“Ninety Day Fiancé” is, on some Sunday nights, the most-watched show on television. And in the latest innovation in streaming, Discovery+ includes a channel that lets you watch it for four days straight without seeing the same episode twice.
If you’re not familiar with the six-year-old show, as a surprisingly large share of New Yorkers (my editors here, shamefully, included) are, the 90 days of the title refers to the period in which the noncitizen holder of a K-1 visa may remain in the country before marriage or face deportation. The show chronicles couples through that period, complete with skeptical in-laws, bickering and the enchantment or disenchantment with Nebraska or New Hampshire, all with countdown music and chyrons like “73 Days to Wed.”
Now, on the Discovery+ show “90 Days Bares All” (one of about a dozen spinoffs, including “90 Day Fiancé: Self-Quarantined”), the show can “push the boundaries even further versus the standards and practices of a regular cable channel,” said Howard Lee, the president of TLC, one of the cable networks that make up Discovery’s U.S. business. So you can watch the couples scream curses at one another, unbleeped, or discuss their favorite sex toys.
The biggest story in big media these days is the “streaming wars,” the scramble by the people who traditionally make TV and movies to catch up with Netflix. Disney is dominating the race for second place; it’s unclear who else will even survive. CBS limps to the party next month with Paramount+, with the hopeful (to the company) and terrifying (to consumers) suggestion that normal, content-addicted Americans will wind up putting down their credit cards for five different streaming services.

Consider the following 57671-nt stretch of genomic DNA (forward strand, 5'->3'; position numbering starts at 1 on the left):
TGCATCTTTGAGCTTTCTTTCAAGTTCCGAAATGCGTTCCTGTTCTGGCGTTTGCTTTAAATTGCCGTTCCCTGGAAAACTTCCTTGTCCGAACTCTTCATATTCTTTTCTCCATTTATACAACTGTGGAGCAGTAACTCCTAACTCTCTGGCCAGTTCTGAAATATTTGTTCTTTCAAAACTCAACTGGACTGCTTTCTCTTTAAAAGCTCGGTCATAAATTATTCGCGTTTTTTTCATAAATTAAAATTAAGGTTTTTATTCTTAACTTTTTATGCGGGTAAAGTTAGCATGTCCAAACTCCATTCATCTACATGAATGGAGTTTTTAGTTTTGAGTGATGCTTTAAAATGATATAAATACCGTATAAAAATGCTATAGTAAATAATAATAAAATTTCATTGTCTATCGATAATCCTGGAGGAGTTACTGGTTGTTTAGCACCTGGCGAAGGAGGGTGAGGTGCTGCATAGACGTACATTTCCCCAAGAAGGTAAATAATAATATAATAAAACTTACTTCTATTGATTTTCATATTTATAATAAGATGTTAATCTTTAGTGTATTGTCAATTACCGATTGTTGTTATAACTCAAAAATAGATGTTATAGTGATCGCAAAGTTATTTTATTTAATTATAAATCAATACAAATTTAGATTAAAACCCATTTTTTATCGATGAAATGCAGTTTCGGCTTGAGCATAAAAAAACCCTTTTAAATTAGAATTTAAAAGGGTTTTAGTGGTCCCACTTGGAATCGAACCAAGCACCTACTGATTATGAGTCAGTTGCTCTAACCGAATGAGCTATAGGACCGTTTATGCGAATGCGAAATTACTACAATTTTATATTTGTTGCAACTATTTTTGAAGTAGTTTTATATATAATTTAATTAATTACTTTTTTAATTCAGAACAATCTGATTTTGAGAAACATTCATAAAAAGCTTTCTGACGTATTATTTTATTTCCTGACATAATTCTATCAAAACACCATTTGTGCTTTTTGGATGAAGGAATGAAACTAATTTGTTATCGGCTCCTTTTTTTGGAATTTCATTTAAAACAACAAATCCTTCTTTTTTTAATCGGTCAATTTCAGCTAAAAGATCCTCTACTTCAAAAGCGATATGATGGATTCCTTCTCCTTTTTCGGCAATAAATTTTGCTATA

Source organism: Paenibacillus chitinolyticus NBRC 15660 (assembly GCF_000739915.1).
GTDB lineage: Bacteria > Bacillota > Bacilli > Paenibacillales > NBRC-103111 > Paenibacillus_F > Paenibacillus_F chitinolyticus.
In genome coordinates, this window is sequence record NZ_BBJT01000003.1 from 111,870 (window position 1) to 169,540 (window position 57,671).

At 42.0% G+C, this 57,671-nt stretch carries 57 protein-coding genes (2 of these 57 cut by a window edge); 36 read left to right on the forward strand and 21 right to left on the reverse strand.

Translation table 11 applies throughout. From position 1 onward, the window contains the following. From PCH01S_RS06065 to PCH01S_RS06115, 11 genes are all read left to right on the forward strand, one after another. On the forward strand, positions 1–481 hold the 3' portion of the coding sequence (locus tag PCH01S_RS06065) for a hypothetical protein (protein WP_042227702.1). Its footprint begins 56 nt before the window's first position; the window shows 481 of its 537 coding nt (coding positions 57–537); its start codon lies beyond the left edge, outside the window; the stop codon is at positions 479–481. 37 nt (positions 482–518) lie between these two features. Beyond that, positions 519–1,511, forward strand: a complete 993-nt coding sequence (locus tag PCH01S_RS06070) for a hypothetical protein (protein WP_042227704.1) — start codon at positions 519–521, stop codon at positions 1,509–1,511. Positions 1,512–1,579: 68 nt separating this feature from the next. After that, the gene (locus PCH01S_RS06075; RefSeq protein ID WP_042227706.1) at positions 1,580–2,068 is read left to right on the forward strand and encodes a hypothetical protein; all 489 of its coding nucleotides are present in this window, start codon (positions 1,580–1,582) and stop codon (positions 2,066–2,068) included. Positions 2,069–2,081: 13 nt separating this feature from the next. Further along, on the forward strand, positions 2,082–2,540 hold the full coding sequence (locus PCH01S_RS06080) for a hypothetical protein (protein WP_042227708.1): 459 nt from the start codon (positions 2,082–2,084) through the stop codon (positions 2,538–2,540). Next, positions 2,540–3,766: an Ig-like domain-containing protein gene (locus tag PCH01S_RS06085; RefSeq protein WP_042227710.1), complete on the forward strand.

Discovery, the dominant programmer of what used to be called “reality TV” and it now prefers to call “real life,” has emerged as perhaps the most successful new entrant to this complicated, high-stakes competition. It is bringing along a mostly female audience. The company says it has 12 million paid subscriptions around the world, a more than respectable start that has helped make the company’s stock among the best performing on the S&P 500 this year (though it’s also riding a broader wave in the market).
The app, which was introduced on Jan. 4, has a sheer mass of content that rivals Netflix, with 55,000 episodes — and it’s rolling out a suite of exclusive content dominated by American cultural figures like Oprah Winfrey, a procession of People cover fixtures led by Chip and Joanna Gaines and pop icons including the chef Guy Fieri. (Discovery also bid nine figures for a deal with Prince Harry and Meghan Markle, but the couple chose to go with Netflix, which has been less insistent on exclusivity, two people familiar with the conversations said.)
The app’s early success is partly the result of a deal with Verizon, and Discovery won’t disclose the share of its subscriptions coming via that route; it also won’t say how many subscriptions are to an unrelated European sports service. (A media analyst, Michael Nathanson, estimates that Verizon provided about 20 percent of the five million subscriptions in the United States.) But the surge in new sign-ups this year beat analysts’ expectations, initial validation of the company’s big bet that delivering shows through new apps on a range of devices is now a fully mainstream phenomenon. And as the hype falls away about technical bells and whistles and using new kinds of data to predict people’s interests, the audience still loves watching people fix houses, tour diners, crawl around sewers and bicker about their relationships.